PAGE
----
It was with sadness that I read that Terry de March will be stepping down as Director General of the Charities Directorate.  Thankfully he is not going far.  While Terry de March is leaving his position of Director General, Charities Directorate, he will be remaining at the CRA as a Special Advisor to the Assistant Commissioner of the Legislative Policy and Regulatory Affairs Branch of the CRA, continuing to support the ongoing development of the charities regulatory program.

As Terry Carter, noted in his Charity Law Update, “Terry de March has been an excellent head of the Charities Directorate over the past two years (after having been Acting Director for one year). To his credit, Mr. de March had been very successful in improving communication between CRA and the charitable sector through the expansion of CRA publications, as well as instituting regular consultations with sector stakeholders. Terry de March will be missed by the charitable community as an approachable Director General who had a genuine interest in encouraging the development of the charitable sector in Canada.”  I agree that Terry de March was an excellent DG – dramatically improving the Charities Directorate website, introducing dozens of reforms to help small and rural charities, reducing waiting times on applications for charitable status,  providing very well thought out and practical guidance to charities and initiating many consultations with the charitable sector.  What makes his contribution even more remarkable was that it was done while waging a battle with abusive tax avoidance schemes that have cost Canadians about 5 billion dollars in the last 5 years and involved over 175,000 taxpayers.  Needless to say some of the scammers and purveyors of abusive gifting schemes, and their well paid professional advisors some of whom call themselves ‘charity lawyers’, may greet this news with some relief – hoping that his successor will not be as resolute in dealing with these issues. Also a few telemarketers who take 95% of the revenue from their fundraising efforts will not be missing Terry de March.  I am quite confident that any replacement to Terry de March will continue the effort to remove the very few rotting apples that are stinking up the sector and reducing public trust in this vital part of our country. 

Terry Carter noted in his Charity Law Updated at http://www.carters.ca/pub/update/charity/09/julaug09.pdf that:

Terry de March Steps Down as Director General of the Charities Directorate
By Terrance S. Carter
On July 10, 2009, Brian McCauley, the Assistant Commissioner of Canada Revenue Agency announced that Terry de March will be leaving his position as Director General of the Charities Directorate on
October 2, 2009. This announcement has come as a surprise to the charitable sector. Terry de March has been an excellent head of the Charities Directorate over the past two years (after having been Acting Director for one year). To his credit, Mr. de March had been very successful in improving communication between CRA and the charitable sector through the expansion of CRA publications, as
well as instituting regular consultations with sector stakeholders. Terry de March will be missed by the charitable community as an approachable Director General who had a genuine interest in encouraging the development of the charitable sector in Canada.  Mr. de March will be replaced by Ms. Cathy Hawara as interim Director General of the Charities Directorate effective October 5, 2009. Ms. Hawara previously served at the Privy Council Office as Director of Appointments in the Senior Personnel Secretariat.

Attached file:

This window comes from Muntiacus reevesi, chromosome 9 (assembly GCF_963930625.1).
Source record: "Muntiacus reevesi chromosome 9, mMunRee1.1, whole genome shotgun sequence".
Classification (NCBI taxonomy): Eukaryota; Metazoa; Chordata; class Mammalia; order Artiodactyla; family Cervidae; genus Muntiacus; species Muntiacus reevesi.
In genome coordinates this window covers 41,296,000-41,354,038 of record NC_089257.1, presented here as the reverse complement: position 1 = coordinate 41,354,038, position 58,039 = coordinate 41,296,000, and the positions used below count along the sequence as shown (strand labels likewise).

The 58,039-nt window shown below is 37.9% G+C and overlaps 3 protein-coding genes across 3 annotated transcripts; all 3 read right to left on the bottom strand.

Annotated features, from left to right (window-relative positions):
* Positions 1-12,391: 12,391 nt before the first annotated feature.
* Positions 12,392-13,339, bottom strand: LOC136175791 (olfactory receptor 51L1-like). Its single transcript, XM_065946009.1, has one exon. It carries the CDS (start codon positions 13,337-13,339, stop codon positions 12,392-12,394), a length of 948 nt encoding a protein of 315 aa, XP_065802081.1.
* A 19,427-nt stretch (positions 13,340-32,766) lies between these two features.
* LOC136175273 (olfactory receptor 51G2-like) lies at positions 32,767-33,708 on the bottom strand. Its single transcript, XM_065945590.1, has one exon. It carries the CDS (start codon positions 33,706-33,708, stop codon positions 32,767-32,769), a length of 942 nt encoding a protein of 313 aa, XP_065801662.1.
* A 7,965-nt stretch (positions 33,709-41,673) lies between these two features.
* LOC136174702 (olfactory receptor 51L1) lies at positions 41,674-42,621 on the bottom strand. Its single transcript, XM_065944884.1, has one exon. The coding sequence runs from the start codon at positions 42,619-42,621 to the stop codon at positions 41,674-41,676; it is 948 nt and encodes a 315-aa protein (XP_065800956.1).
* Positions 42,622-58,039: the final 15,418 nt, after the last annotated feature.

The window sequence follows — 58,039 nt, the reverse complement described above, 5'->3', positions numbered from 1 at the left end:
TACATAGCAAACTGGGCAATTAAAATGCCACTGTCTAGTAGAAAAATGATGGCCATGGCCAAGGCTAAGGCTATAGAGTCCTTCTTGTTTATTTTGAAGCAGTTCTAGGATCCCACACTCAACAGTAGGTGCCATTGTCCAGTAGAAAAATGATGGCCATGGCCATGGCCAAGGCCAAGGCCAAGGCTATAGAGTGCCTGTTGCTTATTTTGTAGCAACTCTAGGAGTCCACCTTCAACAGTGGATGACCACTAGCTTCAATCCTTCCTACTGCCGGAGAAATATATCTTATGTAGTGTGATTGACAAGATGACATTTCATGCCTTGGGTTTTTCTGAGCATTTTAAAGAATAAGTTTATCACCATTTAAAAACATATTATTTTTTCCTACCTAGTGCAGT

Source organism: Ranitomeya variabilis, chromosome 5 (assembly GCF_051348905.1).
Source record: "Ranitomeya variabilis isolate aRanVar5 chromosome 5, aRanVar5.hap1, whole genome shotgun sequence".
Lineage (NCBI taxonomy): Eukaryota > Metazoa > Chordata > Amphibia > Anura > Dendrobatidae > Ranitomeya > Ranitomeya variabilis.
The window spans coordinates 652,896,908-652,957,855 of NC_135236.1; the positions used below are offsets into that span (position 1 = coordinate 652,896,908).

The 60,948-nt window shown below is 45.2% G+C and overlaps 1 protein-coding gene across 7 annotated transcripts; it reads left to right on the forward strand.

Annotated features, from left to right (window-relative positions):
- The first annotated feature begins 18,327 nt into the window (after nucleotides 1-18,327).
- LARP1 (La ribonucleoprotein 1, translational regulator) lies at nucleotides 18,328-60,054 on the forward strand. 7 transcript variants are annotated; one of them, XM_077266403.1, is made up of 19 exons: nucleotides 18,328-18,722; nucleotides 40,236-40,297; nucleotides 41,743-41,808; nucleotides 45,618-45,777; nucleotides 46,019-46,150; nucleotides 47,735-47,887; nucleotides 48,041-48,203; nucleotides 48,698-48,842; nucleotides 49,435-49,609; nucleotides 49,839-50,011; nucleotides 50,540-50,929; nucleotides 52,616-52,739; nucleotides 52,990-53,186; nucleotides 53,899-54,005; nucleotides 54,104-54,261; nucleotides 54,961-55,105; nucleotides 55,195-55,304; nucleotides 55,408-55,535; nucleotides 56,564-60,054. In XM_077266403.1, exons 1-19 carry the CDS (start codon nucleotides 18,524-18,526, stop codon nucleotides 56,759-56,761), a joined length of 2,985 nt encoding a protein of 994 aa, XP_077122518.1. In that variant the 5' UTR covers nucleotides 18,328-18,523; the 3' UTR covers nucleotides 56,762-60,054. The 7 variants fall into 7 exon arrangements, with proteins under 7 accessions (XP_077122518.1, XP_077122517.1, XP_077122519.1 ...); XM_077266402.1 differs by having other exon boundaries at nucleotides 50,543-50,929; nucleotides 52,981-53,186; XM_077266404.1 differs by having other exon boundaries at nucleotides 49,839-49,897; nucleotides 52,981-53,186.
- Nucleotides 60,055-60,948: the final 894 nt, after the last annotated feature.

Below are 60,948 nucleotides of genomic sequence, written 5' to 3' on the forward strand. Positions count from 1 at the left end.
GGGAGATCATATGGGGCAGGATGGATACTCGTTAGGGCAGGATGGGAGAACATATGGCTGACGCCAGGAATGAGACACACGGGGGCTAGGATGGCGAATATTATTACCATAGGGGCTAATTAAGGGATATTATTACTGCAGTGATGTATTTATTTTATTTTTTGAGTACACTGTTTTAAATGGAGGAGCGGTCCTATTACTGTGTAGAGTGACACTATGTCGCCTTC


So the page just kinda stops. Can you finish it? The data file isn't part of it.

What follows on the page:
Just in case you did not know what the Legislative Policy and Regulatory Affairs Branch of the CRA does:

“The LPRAB is accountable for interpretations, rulings, and associated administration under the Excise Act, Excise Act 2001, Excise Tax Act, Income Tax Act, Air Travellers Security Charge Act, Softwood Lumber Products Export Charge Act, 2006Parts IV and VII of the Employment Insurance Act, and Part I of the Canada Pension Plan. It is also responsible for the registration and monitoring of Charities and Deferred Income Plans. The Branch provides functional direction to the regions on all Excise GST/HST matters, CPP/EI, and Charities issues.”

By the way if you are a typical Canadian charity or volunteer in the charitable sector you may not be aware that the tax incentives provided to Canadian charities for donation are the most generous in the world and that many scammers consequently have been trying to take advantage of Canadian charities and the tax incentives entrusted to them – but the odour has made its way around the world – you can see the recent Organization for Economic Cooperation and Development (OECD) Report on Abuse of Charities for Money Laundering and Tax Evasion https://www.canadiancharitylaw.ca/blog/oecd_report_on_abuse_of_charities_for_money_laundering_and_tax_evasion_-_ca/  The report looks at 19 Western countries and how their charitable sectors can be used for money laundering and tax evasion.

The mission statement of the Charities Directorate is:

…to promote compliance with the income tax legislation and regulations relating to charities through education, quality service, and responsible enforcement, thereby contributing to the integrity of the charitable sector and the social well-being of Canadians.

Terry de March has done a superb job implementing the mission of the Charities Directorate.

Mark Blumberg is a lawyer at Blumberg Segal LLP in Toronto, Ontario.  He can be contacted at mark@blumbergs.ca or at 416-361-1982. To find out more about legal services that Blumbergs provides to Canadian charities and non-profits please visit www.canadiancharitylaw.ca or www.globalphilanthropy.ca